movement; this is most commonly done through wheels, propellers and
Vehicles are most commonly staffed by a driver. However, some systems,
such as people movers and some rapid transits, are fully automated.
For passenger transport, the vehicle must have a compartment, seat, or
platform for the passengers. Simple vehicles, such as automobiles,
bicycles or simple aircraft, may have one of the passengers as a
Incheon International Airport, South Korea
Private transport is only subject to the owner of the vehicle, who
operates the vehicle themselves. For public transport and freight
transport, operations are done through private enterprise or by
governments. The infrastructure and vehicles may be owned and operated
by the same company, or they may be operated by different entities.
Traditionally, many countries have had a national airline and national
railway. Since the 1980s, many of these have been privatized.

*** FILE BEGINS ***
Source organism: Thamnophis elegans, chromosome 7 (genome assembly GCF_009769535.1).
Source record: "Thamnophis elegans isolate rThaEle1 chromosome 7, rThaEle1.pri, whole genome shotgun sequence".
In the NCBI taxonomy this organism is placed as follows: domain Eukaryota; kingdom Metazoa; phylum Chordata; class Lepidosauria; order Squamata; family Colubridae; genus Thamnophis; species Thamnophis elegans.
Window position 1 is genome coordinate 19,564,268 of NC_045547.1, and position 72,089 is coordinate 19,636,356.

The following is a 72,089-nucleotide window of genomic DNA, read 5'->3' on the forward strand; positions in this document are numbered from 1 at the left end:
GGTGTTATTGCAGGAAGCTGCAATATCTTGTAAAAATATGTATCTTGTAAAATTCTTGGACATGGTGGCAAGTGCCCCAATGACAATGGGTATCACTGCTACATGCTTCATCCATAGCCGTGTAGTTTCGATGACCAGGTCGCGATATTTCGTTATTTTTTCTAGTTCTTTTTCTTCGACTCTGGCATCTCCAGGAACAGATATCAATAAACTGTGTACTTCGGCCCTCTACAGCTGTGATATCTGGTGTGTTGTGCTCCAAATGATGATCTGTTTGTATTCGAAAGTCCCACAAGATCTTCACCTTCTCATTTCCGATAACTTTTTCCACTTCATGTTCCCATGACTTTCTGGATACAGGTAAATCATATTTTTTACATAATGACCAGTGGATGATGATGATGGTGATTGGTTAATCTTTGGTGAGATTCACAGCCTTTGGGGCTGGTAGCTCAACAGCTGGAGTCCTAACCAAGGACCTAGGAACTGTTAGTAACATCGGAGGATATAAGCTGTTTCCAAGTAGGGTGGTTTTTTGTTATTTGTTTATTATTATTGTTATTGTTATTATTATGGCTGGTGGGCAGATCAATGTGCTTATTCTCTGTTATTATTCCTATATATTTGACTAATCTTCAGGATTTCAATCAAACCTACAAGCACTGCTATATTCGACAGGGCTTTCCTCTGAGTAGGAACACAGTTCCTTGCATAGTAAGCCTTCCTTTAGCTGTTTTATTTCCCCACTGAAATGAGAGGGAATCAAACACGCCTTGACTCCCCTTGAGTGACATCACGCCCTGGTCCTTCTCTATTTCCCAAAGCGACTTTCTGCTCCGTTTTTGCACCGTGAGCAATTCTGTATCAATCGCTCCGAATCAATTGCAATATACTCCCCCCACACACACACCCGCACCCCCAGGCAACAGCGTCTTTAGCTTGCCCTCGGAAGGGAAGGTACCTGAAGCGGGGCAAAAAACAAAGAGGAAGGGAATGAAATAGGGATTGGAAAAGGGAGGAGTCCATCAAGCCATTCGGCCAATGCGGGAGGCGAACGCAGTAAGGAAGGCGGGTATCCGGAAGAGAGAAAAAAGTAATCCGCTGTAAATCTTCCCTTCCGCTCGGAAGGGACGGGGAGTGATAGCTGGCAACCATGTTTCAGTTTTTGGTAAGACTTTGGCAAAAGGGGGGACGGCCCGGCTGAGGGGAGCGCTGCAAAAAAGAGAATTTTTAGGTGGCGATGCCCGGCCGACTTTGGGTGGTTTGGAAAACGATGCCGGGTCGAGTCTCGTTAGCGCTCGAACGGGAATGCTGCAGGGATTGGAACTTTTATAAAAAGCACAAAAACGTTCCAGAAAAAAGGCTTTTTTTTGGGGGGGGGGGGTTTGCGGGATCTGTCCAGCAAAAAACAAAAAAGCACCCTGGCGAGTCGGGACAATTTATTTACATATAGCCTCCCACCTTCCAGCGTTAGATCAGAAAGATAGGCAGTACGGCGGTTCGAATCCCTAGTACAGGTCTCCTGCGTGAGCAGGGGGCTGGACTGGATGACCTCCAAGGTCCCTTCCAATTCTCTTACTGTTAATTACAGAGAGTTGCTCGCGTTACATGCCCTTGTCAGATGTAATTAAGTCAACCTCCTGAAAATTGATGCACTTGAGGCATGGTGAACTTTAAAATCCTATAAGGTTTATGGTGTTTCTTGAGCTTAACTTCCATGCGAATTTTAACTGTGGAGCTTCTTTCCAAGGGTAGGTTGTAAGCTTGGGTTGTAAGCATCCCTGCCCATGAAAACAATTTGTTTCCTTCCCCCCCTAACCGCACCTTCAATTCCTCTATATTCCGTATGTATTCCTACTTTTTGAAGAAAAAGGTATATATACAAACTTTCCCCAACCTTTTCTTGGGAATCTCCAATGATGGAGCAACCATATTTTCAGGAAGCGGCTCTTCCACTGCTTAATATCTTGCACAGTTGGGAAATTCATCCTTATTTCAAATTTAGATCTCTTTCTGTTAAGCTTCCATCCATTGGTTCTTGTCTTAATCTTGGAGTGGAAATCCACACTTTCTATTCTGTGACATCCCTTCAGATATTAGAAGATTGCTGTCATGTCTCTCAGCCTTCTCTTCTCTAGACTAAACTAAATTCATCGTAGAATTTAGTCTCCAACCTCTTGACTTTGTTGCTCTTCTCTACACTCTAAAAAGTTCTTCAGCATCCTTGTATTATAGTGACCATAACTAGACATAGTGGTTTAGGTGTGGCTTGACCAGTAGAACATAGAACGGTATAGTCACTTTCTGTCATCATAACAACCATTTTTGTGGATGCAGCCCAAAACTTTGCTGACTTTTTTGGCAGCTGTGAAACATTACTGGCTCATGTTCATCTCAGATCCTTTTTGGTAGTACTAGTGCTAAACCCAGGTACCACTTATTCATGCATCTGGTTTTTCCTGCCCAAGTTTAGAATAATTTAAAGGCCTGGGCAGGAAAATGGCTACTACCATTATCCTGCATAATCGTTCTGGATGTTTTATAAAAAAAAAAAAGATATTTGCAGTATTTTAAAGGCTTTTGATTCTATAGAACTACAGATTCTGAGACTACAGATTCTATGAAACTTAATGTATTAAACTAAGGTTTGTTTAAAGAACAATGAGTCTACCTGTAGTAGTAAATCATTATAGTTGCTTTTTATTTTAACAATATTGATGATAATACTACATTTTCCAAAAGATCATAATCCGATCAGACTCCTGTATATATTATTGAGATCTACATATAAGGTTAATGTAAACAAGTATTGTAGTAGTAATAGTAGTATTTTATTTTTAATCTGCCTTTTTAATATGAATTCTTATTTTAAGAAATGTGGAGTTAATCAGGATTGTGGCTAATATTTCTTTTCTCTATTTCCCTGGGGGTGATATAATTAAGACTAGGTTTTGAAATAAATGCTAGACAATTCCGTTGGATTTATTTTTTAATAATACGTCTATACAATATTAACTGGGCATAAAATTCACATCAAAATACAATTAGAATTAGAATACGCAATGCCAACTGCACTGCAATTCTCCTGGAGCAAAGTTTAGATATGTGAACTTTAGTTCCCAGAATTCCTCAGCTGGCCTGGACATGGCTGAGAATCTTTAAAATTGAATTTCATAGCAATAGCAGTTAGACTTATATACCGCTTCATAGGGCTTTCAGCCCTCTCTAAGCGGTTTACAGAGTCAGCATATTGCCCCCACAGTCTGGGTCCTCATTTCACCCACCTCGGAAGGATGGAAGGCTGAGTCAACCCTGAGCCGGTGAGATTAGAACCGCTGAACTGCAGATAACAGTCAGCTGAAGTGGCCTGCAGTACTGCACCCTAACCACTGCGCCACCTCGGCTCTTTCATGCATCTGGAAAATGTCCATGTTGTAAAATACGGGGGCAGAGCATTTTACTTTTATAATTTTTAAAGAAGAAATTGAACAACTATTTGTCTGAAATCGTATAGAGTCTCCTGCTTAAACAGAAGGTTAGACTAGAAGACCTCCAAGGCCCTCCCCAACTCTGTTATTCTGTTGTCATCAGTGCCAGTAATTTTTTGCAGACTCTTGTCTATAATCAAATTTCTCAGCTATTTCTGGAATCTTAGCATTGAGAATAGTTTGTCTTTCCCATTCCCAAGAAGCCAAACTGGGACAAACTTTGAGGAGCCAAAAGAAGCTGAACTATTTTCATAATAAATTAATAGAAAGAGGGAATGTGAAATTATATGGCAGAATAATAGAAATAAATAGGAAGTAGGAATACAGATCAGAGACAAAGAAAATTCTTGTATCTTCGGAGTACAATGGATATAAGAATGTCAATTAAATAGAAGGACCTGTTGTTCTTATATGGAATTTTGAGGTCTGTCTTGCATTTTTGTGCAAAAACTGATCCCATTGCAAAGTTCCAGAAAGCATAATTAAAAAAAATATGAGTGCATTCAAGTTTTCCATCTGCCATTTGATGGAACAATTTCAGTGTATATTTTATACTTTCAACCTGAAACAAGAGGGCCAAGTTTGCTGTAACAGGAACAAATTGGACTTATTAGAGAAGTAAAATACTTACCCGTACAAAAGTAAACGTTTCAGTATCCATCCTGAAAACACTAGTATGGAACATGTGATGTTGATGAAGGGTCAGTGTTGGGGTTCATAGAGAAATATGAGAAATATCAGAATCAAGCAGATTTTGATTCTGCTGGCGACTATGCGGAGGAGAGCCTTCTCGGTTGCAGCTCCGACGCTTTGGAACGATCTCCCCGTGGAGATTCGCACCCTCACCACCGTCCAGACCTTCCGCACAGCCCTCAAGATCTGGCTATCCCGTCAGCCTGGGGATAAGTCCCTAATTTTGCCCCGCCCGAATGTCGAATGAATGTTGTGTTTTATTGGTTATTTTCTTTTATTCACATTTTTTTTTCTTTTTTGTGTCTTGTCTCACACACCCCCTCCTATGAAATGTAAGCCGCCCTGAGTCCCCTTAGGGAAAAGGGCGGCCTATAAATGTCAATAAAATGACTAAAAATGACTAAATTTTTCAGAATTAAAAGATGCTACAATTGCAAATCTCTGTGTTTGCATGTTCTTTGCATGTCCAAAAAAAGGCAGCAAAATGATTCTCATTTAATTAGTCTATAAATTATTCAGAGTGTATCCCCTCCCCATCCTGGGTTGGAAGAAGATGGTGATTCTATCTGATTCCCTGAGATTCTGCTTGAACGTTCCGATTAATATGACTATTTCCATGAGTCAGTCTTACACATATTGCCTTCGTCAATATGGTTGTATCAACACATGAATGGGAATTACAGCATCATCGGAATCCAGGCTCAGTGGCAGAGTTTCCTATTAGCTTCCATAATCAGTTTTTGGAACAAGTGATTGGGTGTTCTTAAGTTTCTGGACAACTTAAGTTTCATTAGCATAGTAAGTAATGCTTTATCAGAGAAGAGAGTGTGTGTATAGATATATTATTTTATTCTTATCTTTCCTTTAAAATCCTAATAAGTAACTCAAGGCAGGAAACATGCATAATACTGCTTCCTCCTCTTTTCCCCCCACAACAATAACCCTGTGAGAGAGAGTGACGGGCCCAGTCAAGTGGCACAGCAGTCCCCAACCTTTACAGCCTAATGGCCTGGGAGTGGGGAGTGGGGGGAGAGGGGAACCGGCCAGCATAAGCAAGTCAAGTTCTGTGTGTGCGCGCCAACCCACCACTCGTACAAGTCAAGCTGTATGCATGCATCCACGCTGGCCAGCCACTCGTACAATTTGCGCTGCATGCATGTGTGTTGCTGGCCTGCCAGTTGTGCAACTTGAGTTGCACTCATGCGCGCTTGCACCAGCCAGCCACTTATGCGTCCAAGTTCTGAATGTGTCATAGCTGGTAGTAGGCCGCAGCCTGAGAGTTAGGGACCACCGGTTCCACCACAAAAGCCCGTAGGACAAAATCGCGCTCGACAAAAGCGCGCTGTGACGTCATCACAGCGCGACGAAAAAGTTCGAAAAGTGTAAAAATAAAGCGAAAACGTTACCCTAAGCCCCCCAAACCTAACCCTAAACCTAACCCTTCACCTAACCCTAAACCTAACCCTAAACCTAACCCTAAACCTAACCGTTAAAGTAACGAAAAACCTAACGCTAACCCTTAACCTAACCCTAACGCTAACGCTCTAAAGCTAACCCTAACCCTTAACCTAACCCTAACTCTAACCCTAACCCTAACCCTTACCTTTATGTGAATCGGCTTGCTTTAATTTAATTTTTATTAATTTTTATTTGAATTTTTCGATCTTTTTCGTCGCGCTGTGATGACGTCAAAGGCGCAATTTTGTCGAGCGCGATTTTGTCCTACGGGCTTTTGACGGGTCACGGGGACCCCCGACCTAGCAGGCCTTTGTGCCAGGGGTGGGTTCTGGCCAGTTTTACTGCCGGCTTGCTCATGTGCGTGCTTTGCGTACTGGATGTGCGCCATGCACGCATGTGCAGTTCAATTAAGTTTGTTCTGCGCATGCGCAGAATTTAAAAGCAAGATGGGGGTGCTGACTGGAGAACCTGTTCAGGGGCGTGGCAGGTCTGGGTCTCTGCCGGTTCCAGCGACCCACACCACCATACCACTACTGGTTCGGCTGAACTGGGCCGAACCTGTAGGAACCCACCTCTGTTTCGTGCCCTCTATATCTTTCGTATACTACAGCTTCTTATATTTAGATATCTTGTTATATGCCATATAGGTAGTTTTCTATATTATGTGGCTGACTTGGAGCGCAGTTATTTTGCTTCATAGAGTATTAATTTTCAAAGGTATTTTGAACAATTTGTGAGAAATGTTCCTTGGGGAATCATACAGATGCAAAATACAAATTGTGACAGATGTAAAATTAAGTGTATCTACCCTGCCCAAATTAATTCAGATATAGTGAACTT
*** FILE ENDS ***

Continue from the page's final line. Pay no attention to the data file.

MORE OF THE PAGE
International shipping remains a highly competitive industry with
little regulation, but ports can be public-owned.
Relocation of travelers and cargo are the most common uses of
transport. However, other uses exist, such as the strategic and
tactical relocation of armed forces during warfare, or the civilian
mobility construction or emergency equipment.
Travel and Public transit
A local transit bus operated by
ACTION in Canberra, Australia
Passenger transport, or travel, is divided into public and private
Public transport is scheduled services on fixed routes,
while private is vehicles that provide ad hoc services at the riders
desire. The latter offers better flexibility, but has lower capacity,
and a higher environmental impact.
Travel may be as part of daily
commuting, for business, leisure or migration.
Short-haul transport is dominated by the automobile and mass transit.
The latter consists of buses in rural and small cities, supplemented
with commuter rail, trams and rapid transit in larger cities.
Long-haul transport involves the use of the automobile, trains,